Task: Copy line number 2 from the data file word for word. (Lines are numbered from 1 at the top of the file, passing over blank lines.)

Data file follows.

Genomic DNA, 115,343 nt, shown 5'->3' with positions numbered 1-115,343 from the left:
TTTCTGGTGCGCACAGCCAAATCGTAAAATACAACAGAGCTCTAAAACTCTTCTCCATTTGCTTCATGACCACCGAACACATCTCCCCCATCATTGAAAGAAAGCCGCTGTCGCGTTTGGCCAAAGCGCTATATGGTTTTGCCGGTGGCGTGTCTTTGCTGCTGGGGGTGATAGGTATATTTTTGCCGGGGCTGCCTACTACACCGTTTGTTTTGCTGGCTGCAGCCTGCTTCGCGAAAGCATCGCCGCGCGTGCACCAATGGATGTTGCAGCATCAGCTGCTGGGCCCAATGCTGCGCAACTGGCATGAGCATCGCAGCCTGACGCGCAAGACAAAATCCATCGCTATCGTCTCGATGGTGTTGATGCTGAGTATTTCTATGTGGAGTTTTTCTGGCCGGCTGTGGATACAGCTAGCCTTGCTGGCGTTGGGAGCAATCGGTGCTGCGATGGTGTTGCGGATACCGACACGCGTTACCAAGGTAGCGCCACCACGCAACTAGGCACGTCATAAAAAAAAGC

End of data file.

TTTCTGGTGCGCACAGCCAAATCGTAAAATACAACAGAGCTCTAAAACTCTTCTCCATTTGCTTCATGACCACCGAACACATCTCCCCCATCATTGAAAGAAAGCCGCTGTCGCGTTTGGCCAAAGCGCTATATGGTTTTGCCGGTGGCGTGTCTTTGCTGCTGGGGGTGATAGGTATATTTTTGCCGGGGCTGCCTACTACACCGTTTGTTTTGCTGGCTGCAGCCTGCTTCGCGAAAGCATCGCCGCGCGTGCACCAATGGATGTTGCAGCATCAGCTGCTGGGCCCAATGCTGCGCAACTGGCATGAGCATCGCAGCCTGACGCGCAAGACAAAATCCATCGCTATCGTCTCGATGGTGTTGATGCTGAGTATTTCTATGTGGAGTTTTTCTGGCCGGCTGTGGATACAGCTAGCCTTGCTGGCGTTGGGAGCAATCGGTGCTGCGATGGTGTTGCGGATACCGACACGCGTTACCAAGGTAGCGCCACCACGCAACTAGGCACGTCATAAAAAAAAGC